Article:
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Greg Agresta

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  1. I guess I should have asked, what happens to the choppers that weren't tempered soon enough. If you quench and then do nothing, what then??
  2. I recently made a herb chopper using 1095 and quenched it after sharpening it. I forgot to temper it afterwards. My question is, is it too late? Can i do it now? Also, how soon after quenching is best. My problem is my forge in not at my home so at best, I can't temper a blade for 1 or 2 later. Thanks
  3. Thanks for the input. I passed on the Vulcan
  4. I have a Trenton 168 lb anvil that is in ok conditoin, a few chips off the edges and rounding. I have a chance to pick up a 200 lb Vulcan in almost perfect conditon for $600. Do you guys think its worth the $$$ or would I be better off staying with the Trenton. Your opinions will be very much appreciated.
  5. I'm thinking of making a flatter hammer and I'm looking for some basic indo. First, since you strike it with a hammer, does the head need to be softened to avoid chipping of either the flatter hammer head or the hammer you use to strike with? My thought is to use maybe a 4lb double head hammer and flatter one end. Do I need to do something to it other than flatten one end? Not sure exactly what I'm doing here and could use some advice. Thanks
  6. I've read that when making a knife from a railroad spike, it needs to be quenched in "SuperQuench" or a similar solution. I'm wondering, what happens if you quench in oil rather than Superquench? Does it harden but not as hard? Does it do nothing? Just curious on why the different quenching liquids for different steels.
  7. If I buy a bar of 1095 steel that has NOT been annealled, can I use it to form a blade and then harden it? I'm not sure exactly if buying annealled steel is necessary. Any help or expanations would be appreciated.
  8. Thank you for the suggestions and advice, all very helpful.
  9. So far I've been making knifes out of steel purchased online. Now that we've got our shop ready to go I'd like to try my hand at forging a knife from a simple piece of steel, not something I've bought. I do have some railroad spikes but I'm looking for other kinds of steel that's forgiving since I'm new at this. Any suggestions??
  10. Ok, I managed to clean up the base of the anvil and have pics some numbers. Hopefully, they are enough to identify the anvil and other info. Anything someone can tell from the pics would be helpful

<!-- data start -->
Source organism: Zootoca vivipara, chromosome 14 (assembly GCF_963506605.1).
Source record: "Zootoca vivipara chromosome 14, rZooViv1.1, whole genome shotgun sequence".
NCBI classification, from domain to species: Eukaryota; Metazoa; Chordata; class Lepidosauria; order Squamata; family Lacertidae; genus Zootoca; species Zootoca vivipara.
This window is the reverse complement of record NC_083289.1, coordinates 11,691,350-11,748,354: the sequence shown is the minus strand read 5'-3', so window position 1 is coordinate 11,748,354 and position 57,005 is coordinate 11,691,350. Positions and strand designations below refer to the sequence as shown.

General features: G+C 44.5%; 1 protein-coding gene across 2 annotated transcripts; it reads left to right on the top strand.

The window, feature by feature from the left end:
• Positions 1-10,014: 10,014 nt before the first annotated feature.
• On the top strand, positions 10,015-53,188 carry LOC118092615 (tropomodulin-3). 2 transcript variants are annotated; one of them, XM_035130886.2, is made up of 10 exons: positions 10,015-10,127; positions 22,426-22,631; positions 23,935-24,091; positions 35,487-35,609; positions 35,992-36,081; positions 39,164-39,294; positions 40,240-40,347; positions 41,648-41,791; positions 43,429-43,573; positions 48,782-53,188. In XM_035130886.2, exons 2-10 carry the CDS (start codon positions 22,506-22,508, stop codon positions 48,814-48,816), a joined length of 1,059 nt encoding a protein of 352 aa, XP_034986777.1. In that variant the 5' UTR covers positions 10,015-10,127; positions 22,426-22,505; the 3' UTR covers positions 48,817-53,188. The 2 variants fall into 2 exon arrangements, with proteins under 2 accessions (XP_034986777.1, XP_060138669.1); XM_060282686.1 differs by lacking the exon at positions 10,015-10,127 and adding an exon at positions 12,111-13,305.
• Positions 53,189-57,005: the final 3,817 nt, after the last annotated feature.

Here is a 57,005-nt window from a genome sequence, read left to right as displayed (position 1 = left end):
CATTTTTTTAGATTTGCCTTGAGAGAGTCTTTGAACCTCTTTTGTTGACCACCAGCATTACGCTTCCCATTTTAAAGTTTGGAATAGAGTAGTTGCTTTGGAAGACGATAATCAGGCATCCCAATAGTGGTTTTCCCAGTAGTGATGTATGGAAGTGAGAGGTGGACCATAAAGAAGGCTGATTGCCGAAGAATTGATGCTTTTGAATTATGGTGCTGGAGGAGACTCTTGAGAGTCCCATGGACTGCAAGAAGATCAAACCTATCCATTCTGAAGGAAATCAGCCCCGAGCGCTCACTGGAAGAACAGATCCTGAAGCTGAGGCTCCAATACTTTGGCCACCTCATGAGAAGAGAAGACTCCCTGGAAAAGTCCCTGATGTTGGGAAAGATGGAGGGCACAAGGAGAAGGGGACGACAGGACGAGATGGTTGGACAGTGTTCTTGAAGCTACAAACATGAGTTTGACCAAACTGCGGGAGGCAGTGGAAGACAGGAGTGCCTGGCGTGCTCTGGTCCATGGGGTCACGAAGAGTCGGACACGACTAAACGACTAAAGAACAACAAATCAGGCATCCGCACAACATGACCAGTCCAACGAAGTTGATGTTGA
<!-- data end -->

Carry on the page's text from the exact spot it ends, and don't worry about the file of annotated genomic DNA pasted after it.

11. I'm not sure if this is the right place to ask this question but I'm new and a beginner so..... I recently lucked onto an old anvil. I've cleaned the rust off the best I can and can see bits of the lettering. Closest to the face I can make out India. The letter are in an arc as if there are more letters and enough room for a second word curving back down to the right. Below that, there is half of what appears to be the left half of a long (horizonal) diamond with the letter Tren, then they disappear. I'm thinking maybe it says Trenton??.I don't know how much it weighs but it's easily over 100 lbs. The face measures 17 1/2x4 inches. The stepdown is about 3 inches and the horn is probably 6 inches. It has a hardy hole and a pritchard. Any thought on exactly what I stumbled onto? Any info on where to research or the manufacturer, place, year etc would be appreciated. Thanks
  12. Thanks to everyone who responded to my question. I think Joshua may be right. His description of the bit cutting for a while then hitting a hard spot sounds exactly like what has happened to me. This problem began after my second purchase of annealed steel off the internet (EBay) no problems with my first pieces. I think I'll try buying from a known quality seller from now on. Any suggestions??
  13. I guess I should have included more info. No, all my drilling problems are occuring before heat treating. I bought already annealed 1095 steel, 3/16x1 1/2x12 off the internet. The first knife went fine, drilled the holes, no problem. The second and third knifes not so much.. After experiencing my first burned bit, I changed the speed of my drill press to it's slowest RPM's but am still experiencing the same problems but to a lesser extent. Does anyone know what RPM's are best for drilling? Putting too much or not enough pressure?
  14. This may sound like a dumb question. Recently, everytime I drill a hole in a knife handle. I've been burning up my drill bit. I have my drill press set to the lowest RPM and try to drill slowly but after one hole, the bit seems to over heat, chatter and stop drilling. Am I doing something wrong? Am I supposed to use a higher speed on the press? And yes, I use a cutting oil and I'm drilling 1095 stelel. Any advice will be greatly appreciated. Thanks
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